Assessment information

Very High Threat
As is the case with other areas in central Africa, the intensity of elephant poaching, organised by armed criminal networks/militia is a very serious threat to the Reserve’s elephant population. Artisanal mining for diamonds and coltan is also largely controlled by organised criminal networks with the support of some local chiefs and foreign companies. These militias have recently shown their readiness to take violent retribution against ICCN in response to their anti-poaching and anti-mining activities. This is a very worrying escalation of the situation, particularly in view of the ongoing security situation in eastern Congo. However, the security situation seems to have improved in 2019. The transformation of the RN4 from a muddy footpath to an international highway has resulted in a large increase in exploitation of natural resources in the Ituri forest, particularly wildlife for distant bushmeat markets and illegally exploited timber for internal and external markets. There is a very high risk that this threat will increase. Immigration into the area from the overpopulated highlands to the east is also contributing to increasing pressure on the Reserve’s natural resources. This is a particularly worrying threat since it is difficult to monitor and control, and there is a very high risk that it will increase.
Other Activities
(Migration to villages inside the Reserve)
High Threat
Inside site
, Extent of threat not known
Outside site
The overpopulation of the fertile highlands east of the OWR (along the Albertine Rift), combined with easier access provided by the rehabilitated RN4 and the insecurity in the town of Beni (ADF-NALU massacre), caused the pressure of immigrants seeking new land to settle in and on the outskirts of the OWR to have increased sharply. This contributes to an intensification of deforestation for subsistence agriculture and hunting and the bush meat trade. As these resources become scarce in the outlying areas, activities will increasingly move within the OWR.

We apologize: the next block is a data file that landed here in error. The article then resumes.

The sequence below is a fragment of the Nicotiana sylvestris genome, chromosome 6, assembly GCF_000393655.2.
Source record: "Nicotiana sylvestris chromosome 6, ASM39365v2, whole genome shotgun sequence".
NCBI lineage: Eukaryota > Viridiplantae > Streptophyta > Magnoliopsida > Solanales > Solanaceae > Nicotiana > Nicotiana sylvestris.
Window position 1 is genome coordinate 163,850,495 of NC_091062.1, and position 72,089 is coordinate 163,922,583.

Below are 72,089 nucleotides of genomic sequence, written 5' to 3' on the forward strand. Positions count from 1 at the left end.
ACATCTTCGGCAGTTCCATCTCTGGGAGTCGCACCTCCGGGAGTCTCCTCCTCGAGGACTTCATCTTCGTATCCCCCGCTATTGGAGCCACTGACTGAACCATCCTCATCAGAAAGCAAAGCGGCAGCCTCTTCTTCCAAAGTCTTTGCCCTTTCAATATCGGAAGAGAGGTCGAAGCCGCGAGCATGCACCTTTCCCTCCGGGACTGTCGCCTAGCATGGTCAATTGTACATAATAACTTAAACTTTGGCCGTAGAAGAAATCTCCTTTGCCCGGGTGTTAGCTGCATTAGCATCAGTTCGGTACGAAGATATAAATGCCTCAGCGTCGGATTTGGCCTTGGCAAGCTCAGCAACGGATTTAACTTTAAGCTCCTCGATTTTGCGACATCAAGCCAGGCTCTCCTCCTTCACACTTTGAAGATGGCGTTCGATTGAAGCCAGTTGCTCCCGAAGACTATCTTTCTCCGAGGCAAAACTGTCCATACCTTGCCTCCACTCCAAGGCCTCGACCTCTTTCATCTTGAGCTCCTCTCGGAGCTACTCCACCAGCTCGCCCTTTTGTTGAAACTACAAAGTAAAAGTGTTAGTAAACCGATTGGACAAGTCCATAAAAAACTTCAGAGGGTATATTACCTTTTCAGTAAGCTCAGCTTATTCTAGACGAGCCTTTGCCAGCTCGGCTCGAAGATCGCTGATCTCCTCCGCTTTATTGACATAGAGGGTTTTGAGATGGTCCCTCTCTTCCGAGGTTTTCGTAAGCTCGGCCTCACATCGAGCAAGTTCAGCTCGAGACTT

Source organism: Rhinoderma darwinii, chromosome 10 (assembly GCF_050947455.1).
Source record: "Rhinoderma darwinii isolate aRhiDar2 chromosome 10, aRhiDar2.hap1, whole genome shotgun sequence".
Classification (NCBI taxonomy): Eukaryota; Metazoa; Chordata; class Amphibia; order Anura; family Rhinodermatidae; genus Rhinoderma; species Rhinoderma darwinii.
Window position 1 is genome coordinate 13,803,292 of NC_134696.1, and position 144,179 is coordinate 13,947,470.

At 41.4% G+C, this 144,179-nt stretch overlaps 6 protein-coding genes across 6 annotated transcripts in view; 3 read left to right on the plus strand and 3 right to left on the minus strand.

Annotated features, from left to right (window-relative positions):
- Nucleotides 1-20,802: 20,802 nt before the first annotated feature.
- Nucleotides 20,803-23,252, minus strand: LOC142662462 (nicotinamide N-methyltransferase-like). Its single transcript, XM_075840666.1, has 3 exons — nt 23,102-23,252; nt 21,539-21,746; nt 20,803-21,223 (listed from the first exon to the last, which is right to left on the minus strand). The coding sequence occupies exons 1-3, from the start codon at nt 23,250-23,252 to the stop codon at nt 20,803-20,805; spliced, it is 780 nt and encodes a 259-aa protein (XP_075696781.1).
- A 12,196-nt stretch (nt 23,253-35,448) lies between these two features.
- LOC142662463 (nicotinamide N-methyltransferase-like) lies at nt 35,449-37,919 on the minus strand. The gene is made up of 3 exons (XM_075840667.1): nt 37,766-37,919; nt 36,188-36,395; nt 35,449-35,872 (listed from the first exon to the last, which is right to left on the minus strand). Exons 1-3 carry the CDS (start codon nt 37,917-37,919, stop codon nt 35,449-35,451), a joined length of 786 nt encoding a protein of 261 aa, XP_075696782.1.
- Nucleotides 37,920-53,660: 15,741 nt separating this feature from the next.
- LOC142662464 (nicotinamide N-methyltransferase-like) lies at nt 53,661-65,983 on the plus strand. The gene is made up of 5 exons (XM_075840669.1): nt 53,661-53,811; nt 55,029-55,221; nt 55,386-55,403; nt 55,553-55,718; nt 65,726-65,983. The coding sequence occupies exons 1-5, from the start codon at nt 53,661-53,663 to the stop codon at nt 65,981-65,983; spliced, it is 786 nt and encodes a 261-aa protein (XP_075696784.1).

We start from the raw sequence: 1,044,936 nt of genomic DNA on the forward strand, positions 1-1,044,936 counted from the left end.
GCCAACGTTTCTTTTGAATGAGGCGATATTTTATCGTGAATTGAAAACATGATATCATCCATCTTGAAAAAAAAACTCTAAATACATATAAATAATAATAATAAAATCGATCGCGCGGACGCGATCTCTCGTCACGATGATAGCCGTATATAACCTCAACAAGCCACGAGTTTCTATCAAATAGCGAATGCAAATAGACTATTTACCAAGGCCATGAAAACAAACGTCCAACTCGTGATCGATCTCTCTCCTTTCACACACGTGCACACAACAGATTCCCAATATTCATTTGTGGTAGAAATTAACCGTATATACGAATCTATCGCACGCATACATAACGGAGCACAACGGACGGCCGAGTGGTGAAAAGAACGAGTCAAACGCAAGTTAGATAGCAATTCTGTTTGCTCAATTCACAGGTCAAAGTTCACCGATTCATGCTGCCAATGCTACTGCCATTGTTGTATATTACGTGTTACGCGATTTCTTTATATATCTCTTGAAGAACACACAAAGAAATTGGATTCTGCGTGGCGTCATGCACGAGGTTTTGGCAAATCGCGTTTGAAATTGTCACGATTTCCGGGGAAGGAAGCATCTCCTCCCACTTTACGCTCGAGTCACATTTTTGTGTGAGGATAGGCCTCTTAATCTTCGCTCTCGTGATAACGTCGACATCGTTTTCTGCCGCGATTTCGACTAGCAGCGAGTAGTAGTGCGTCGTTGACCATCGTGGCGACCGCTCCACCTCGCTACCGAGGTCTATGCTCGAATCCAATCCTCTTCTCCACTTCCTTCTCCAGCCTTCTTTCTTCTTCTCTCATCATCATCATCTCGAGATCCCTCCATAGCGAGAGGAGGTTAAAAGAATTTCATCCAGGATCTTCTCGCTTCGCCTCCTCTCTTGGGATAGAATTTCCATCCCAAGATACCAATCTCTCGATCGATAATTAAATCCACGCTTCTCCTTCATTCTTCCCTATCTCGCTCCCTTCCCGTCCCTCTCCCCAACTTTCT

Crops
(Forest clearance for agriculture)
High Threat
Inside site
, Scattered(5-15%)
The OWR management plan provides for 27 agricultural zones around the villages that existed within the boundaries of the Reserve at the time of the creation of the OWR. In some agricultural areas, particularly in Epulu where the head office is located, immigration to the area has resulted in unsustainably high forest clearance rates for agriculture and the risk that the area set aside in the agricultural zone is not sufficiently large to accommodate the number of families living in the area. In some cases, the boundaries of agricultural areas may have already been exceeded and there is a very high risk of this continuing. The boundaries of these zones are also crossed by unauthorized mining activities for gold, coltan or diamonds (Muchacha, Badengaido) (IUCN Consultation, 2020).
Hunting (commercial/subsistence)
(Commercial bushmeat hunting (all large mammals) and trophy hunting (elephant))
Very High Threat
Inside site
, Extent of threat not known
Outside site
Forest elephants are under intense pressure from ivory poachers. Many players are involved including uncontrolled elements of the Congolese army (FARDC) and armed militia. Hunting for the commercial bushmeat trade is also intense, and has increased significantly since the rehabilitation of the national road RN4 was completed in 2008. This has resulted in (a) much more meat being sold in the roadside restaurants in and around the Reserve and (b) bushmeat being transported much more easily, and in greater quantities, to distant urban markets. Vehicle traffic through the Reserve went from almost zero in 2004 to >1,000 vehicle per month in 2009 (UNESCO, 2009). Indigenous semi-nomad pygmies and local Bantus are involved in the commercial hunting, as are hunters from outside the area. Hunting is with nets, guns and snares. Wildlife surveys in 1995, 2006 and 2011 have clearly demonstrated a progressive reduction in all wildlife abundance indices, particularly along either side of the RN4 through the Reserve (WCS, 2008). There is a very high risk that this trend will continue.